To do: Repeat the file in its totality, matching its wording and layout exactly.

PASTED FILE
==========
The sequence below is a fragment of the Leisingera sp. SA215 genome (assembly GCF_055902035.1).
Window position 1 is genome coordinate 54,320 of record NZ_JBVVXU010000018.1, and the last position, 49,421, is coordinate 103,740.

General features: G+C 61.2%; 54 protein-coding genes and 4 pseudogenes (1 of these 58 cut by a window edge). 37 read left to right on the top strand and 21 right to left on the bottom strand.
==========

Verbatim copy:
The sequence below is a fragment of the Leisingera sp. SA215 genome (assembly GCF_055902035.1).
Window position 1 is genome coordinate 54,320 of record NZ_JBVVXU010000018.1, and the last position, 49,421, is coordinate 103,740.

General features: G+C 61.2%; 54 protein-coding genes and 4 pseudogenes (1 of these 58 cut by a window edge). 37 read left to right on the top strand and 21 right to left on the bottom strand.